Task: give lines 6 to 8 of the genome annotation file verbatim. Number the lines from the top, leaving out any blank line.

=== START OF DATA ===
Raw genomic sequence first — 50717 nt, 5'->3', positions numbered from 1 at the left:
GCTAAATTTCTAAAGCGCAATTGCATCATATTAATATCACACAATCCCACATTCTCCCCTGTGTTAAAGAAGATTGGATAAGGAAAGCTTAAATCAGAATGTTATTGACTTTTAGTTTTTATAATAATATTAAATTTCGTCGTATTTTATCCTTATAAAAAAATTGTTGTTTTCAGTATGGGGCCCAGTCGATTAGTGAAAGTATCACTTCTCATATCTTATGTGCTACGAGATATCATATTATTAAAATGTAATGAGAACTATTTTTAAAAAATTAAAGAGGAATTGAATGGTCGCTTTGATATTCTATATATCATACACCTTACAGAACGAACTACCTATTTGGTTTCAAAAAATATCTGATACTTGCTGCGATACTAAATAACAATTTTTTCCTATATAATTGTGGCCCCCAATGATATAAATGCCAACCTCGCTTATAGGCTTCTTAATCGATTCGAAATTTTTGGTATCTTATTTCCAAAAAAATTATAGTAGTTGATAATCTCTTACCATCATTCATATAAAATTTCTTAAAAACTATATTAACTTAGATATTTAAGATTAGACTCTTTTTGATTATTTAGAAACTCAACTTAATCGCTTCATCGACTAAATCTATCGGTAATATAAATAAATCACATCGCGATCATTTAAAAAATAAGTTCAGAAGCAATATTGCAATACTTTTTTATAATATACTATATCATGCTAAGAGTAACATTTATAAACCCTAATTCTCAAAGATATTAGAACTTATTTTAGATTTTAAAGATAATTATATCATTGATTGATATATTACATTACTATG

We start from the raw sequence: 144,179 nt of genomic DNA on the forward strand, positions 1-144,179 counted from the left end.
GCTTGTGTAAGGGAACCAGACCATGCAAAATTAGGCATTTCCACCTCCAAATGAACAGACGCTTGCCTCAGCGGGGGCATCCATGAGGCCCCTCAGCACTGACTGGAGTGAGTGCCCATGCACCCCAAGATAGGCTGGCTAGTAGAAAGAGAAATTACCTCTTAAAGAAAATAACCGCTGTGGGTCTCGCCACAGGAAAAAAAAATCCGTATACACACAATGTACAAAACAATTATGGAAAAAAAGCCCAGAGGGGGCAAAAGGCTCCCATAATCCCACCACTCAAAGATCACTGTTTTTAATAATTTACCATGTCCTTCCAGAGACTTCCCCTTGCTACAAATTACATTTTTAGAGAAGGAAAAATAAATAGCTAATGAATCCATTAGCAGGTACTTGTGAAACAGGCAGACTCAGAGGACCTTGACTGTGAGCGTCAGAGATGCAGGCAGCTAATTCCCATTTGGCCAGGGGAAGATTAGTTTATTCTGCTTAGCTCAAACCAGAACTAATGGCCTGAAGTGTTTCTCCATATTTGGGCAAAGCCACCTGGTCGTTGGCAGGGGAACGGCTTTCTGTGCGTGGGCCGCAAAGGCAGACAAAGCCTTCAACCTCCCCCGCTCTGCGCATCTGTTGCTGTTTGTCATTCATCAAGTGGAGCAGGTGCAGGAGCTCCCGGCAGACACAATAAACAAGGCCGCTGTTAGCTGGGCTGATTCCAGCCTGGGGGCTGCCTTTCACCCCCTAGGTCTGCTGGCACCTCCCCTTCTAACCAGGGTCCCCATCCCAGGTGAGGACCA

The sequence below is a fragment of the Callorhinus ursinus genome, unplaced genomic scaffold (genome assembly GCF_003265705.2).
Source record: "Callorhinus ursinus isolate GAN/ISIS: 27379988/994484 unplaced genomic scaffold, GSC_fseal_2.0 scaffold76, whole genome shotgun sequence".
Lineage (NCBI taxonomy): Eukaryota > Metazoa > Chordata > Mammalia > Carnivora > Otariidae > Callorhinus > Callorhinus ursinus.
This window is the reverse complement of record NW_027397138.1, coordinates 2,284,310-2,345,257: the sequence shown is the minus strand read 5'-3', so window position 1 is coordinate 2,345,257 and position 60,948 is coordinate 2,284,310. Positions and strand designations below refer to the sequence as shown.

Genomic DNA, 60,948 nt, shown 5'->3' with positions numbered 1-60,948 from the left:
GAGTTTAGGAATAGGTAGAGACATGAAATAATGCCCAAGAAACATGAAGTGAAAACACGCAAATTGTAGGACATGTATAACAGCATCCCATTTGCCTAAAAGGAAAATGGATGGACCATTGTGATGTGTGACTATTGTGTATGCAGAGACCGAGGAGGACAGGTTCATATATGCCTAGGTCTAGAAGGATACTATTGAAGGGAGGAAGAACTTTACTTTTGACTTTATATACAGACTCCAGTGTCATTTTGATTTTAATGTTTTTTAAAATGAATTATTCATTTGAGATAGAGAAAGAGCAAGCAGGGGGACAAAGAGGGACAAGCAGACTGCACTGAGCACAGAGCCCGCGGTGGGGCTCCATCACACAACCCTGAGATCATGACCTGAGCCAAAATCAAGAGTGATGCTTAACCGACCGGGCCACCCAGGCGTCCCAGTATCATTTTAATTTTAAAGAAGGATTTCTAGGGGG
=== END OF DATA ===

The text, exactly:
Source record: "Callorhinus ursinus isolate GAN/ISIS: 27379988/994484 unplaced genomic scaffold, GSC_fseal_2.0 scaffold76, whole genome shotgun sequence".
Lineage (NCBI taxonomy): Eukaryota > Metazoa > Chordata > Mammalia > Carnivora > Otariidae > Callorhinus > Callorhinus ursinus.
This window is the reverse complement of record NW_027397138.1, coordinates 2,284,310-2,345,257: the sequence shown is the minus strand read 5'-3', so window position 1 is coordinate 2,345,257 and position 60,948 is coordinate 2,284,310. Positions and strand designations below refer to the sequence as shown.